In recent years, CCDC volunteer Douglas Howey has been the strength behind a lot of the CCDC transit advocacy. As a physics teacher who uses a wheelchair, he is uniquely equipped to engage in productive discussions about space on the buses and trains. Douglas was helpful in our resolution of an RTD bus services problem that was facing the disability community, and it was because of his advocacy that buses now have the area for stuff, such as groceries, right behind the securement area. As a lifelong transit user (many years before he had a disability), Douglas is a strong advocate for transit that works for everyone. Douglas was even featured in an ad for RTD about the commuter rail and light rail expansion.
Douglas also noticed that there were some safety issues with newly purchased Access-A-Ride vans; as a result, those problems are getting fixed today. Douglas is a valued member of the APAC which is RTD’s ADA paratransit advisory committee and designed a pilot online reservation program for Access-A-Ride. This new online reservation system will be very helpful for users that have limited phone minutes or speech disabilities when calling for reservations. Douglas is currently continuing to work on Access-A-Ride issues, helps CCDC advise RTD on training, and is trying to figure out a better way for buses to accommodate people who use walkers as mobility aides.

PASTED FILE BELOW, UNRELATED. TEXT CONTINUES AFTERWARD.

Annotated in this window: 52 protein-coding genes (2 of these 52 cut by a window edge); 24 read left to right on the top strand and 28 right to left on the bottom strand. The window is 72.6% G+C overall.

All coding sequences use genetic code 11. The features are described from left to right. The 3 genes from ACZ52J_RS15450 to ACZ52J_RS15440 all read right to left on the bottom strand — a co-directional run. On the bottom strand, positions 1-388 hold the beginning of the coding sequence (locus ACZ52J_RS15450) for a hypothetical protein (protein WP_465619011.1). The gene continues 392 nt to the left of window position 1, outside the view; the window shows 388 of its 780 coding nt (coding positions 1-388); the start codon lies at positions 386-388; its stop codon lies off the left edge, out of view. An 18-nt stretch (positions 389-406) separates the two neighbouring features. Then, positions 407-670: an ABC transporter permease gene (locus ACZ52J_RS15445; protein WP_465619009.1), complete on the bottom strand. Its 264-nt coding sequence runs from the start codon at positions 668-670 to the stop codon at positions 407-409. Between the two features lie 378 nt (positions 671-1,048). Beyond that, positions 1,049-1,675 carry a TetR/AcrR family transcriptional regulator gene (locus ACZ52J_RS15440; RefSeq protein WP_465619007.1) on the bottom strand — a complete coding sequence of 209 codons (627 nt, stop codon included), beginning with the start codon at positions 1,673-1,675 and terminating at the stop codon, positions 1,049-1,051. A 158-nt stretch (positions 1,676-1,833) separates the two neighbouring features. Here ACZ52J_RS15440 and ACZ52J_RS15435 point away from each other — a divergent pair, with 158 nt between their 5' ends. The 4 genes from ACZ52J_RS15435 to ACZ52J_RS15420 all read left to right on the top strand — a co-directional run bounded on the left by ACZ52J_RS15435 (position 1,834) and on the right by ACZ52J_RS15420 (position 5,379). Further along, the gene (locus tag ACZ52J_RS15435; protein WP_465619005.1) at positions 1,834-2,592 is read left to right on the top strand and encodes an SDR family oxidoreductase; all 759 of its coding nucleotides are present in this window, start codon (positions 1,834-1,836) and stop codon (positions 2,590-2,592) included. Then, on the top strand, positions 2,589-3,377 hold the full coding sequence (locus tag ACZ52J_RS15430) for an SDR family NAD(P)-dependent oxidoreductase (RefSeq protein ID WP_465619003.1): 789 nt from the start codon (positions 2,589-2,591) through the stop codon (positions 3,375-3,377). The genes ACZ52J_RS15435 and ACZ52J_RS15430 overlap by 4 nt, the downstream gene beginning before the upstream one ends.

A graduate of the CCDC 8-week Basic Advocacy Training, today Douglas is a CCDC certified non-attorney advocate and CCDC Member. Transit related advocacy has become his specialty. Too often there is an assumption that low-income people with disabilities do not have anything to offer and certainly cannot be useful in high-level policy discussions or complex highly technical planning. Douglas is one of the many CCDC advocates who prove this fallacy to be wrong every day.